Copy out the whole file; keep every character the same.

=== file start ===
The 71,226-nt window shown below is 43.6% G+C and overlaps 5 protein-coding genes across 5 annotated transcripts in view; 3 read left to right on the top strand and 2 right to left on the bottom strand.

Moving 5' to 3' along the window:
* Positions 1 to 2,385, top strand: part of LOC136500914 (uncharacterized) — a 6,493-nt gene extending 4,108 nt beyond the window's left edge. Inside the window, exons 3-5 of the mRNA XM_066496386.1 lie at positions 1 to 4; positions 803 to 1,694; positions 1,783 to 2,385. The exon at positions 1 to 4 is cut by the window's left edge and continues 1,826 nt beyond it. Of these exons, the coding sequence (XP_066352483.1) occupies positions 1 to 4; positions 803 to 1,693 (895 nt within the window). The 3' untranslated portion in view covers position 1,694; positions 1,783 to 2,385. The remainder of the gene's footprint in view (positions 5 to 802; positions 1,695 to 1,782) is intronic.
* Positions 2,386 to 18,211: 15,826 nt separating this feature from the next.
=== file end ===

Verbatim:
The 71,226-nt window shown below is 43.6% G+C and overlaps 5 protein-coding genes across 5 annotated transcripts in view; 3 read left to right on the top strand and 2 right to left on the bottom strand.

Moving 5' to 3' along the window:
* Positions 1 to 2,385, top strand: part of LOC136500914 (uncharacterized) — a 6,493-nt gene extending 4,108 nt beyond the window's left edge. Inside the window, exons 3-5 of the mRNA XM_066496386.1 lie at positions 1 to 4; positions 803 to 1,694; positions 1,783 to 2,385. The exon at positions 1 to 4 is cut by the window's left edge and continues 1,826 nt beyond it. Of these exons, the coding sequence (XP_066352483.1) occupies positions 1 to 4; positions 803 to 1,693 (895 nt within the window). The 3' untranslated portion in view covers position 1,694; positions 1,783 to 2,385. The remainder of the gene's footprint in view (positions 5 to 802; positions 1,695 to 1,782) is intronic.
* Positions 2,386 to 18,211: 15,826 nt separating this feature from the next.